The first Saturday of May saw the return of the Yellow Warblers to Lakeside Park in Mississauga. These brilliant yellow birds are easily mistaken from a distance for male Goldfinches. Both catch the sun in a startling way. Their flight patterns, though, can help identify them from a distance. Goldfinches tend to fly up, glide through a falling descent, then fly up again, in a line shaped sort of like that of a child drawing waves for water. Yellow warblers have a more steady even flight.
I hadn’t seen this particular behaviour before, though, so I stopped to watch: for over 20 minutes! Two Yellow Warblers were chasing each other as quickly as possible in curved arcs. There were three trees in a triangle spaced about 10 metres apart above a tangle of dogwood and rose bush canes. The lead bird would head to one of the three trees, and either land or, more often, swerve suddenly up again and head off towards the next tree, followed in hot pursuit by the other.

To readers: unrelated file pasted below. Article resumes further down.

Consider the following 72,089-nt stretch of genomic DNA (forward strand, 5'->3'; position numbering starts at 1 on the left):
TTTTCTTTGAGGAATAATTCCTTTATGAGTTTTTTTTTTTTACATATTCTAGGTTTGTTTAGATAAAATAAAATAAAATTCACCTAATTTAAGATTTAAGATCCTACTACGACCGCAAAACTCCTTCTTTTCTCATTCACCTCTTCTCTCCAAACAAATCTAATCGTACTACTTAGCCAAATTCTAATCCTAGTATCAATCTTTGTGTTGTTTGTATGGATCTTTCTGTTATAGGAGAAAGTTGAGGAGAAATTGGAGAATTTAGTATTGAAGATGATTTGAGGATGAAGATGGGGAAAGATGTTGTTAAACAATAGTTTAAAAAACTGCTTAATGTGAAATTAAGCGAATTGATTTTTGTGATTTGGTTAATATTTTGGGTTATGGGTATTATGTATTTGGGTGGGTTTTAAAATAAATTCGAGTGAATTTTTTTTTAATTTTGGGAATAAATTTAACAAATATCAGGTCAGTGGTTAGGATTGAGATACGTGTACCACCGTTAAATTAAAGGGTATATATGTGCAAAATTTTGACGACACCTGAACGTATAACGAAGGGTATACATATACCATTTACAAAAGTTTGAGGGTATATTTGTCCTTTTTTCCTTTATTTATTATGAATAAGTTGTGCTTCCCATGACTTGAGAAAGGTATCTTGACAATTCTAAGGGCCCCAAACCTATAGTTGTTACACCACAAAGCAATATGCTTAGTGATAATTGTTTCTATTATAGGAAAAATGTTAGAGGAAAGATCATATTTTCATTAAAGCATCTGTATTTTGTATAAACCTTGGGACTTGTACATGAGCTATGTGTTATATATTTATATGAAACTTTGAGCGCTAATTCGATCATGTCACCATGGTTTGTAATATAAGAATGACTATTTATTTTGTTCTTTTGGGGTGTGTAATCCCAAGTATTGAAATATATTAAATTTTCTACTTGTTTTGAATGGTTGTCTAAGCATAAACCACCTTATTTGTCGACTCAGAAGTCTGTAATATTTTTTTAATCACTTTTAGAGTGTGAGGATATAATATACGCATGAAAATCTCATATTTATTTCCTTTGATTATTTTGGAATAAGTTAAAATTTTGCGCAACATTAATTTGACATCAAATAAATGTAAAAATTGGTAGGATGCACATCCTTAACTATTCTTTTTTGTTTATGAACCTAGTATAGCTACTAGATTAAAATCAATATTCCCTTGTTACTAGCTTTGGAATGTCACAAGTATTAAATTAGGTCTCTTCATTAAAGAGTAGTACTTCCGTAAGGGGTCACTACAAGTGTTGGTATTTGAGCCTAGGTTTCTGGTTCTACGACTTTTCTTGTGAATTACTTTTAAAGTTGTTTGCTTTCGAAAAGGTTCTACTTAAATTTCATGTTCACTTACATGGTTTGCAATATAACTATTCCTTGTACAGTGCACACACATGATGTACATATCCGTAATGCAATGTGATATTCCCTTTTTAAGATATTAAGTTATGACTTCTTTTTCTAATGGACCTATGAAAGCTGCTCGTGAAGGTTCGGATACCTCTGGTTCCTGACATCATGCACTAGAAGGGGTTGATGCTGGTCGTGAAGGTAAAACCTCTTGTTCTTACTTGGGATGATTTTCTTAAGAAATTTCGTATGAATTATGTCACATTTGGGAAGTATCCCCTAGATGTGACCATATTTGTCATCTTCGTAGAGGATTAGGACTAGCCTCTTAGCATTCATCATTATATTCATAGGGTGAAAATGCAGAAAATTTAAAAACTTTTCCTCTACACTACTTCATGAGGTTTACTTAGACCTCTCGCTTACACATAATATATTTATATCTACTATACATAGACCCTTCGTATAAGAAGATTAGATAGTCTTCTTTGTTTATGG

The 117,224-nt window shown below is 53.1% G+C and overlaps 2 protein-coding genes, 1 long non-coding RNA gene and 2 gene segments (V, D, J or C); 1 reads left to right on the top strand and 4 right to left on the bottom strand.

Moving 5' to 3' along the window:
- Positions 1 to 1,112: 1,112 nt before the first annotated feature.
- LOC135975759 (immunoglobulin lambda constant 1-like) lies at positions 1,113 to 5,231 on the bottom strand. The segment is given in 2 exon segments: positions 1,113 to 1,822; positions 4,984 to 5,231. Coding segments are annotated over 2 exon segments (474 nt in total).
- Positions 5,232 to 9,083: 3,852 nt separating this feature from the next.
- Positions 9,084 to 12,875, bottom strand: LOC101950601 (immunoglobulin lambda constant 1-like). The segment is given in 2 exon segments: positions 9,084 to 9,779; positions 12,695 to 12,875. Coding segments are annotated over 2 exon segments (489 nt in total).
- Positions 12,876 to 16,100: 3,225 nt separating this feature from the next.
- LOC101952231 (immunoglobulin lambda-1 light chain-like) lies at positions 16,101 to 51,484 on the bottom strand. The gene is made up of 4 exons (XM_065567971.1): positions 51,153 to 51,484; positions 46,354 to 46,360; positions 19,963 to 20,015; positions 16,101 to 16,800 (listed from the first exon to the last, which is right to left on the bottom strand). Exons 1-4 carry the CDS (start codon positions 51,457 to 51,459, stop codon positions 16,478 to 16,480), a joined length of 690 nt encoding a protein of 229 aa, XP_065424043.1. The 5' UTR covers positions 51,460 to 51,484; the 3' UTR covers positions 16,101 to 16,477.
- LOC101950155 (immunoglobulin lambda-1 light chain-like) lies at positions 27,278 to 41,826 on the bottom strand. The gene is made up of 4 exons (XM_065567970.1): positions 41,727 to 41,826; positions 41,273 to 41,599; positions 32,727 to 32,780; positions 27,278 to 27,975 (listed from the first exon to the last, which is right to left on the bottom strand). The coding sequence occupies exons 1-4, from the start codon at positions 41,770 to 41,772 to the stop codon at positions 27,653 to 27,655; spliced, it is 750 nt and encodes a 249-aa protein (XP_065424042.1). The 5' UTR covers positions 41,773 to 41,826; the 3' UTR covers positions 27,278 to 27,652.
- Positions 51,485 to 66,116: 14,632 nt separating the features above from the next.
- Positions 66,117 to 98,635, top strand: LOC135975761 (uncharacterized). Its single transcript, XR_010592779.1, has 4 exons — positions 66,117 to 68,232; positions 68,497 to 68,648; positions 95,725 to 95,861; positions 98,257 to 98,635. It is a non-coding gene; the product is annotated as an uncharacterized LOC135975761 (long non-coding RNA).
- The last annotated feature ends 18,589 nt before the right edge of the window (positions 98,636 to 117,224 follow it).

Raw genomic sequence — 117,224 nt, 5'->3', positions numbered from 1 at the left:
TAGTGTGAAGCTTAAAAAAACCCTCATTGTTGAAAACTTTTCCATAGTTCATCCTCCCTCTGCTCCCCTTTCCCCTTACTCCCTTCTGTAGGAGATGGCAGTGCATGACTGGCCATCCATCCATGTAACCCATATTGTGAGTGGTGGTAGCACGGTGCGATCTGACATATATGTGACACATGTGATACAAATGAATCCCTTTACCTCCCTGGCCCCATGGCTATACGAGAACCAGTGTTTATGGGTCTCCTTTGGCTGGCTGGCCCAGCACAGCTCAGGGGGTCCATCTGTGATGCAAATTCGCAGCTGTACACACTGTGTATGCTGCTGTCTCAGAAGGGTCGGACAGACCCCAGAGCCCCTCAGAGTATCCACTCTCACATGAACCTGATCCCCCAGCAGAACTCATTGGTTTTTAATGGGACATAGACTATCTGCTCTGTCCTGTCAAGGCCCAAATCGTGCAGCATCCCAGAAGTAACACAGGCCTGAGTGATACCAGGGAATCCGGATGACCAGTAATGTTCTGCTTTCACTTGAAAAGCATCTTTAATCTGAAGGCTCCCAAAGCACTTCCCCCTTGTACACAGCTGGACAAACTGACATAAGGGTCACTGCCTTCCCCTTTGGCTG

At first I thought this was a territorial dispute. But neither bird yielded. The incredible amounts of energy they were using made it seem unlikely that this prolongued racing was territorial.
Next I wondered if this was a pair of birds exuberantly sharing the skies. They would only land for less than a second before they were off again, making photography a challenge. But although I looked closely at each photo I took once home, neither seemed to be a female. (It is remotely possible all of my photos are of one of the birds, but it doesn’t seem that likely.) The radiance of the colouring also suggested both birds were male.
Were they feeding? The behaviour did look very similar to the flights of the Rough Banked Swallows I had watched along the shore of Lake Ontario. Certainly there were lots of insects in the air while I was watching. I was being annoyed by both black flies and the air was dancing with clouds of some larger winged insect similar to stoneflies. Perhaps they were merely feeding on the wing. The Cornell University bird website does say that Yellow Warblers will spend some time feeding in the air.
I don’t actually have the answer for what motivated this almost non-stop race. It was beautiful to watch, though, as the bright yellow birds shot by, swooping and swerving against a brilliant blue sky. Spring is certainly here.
Do you have Yellow Warblers in your yard or park? Have you had to watch closely to decide whether it’s a goldfinch or a warbler working through your lilacs? Please share your experiences with a comment.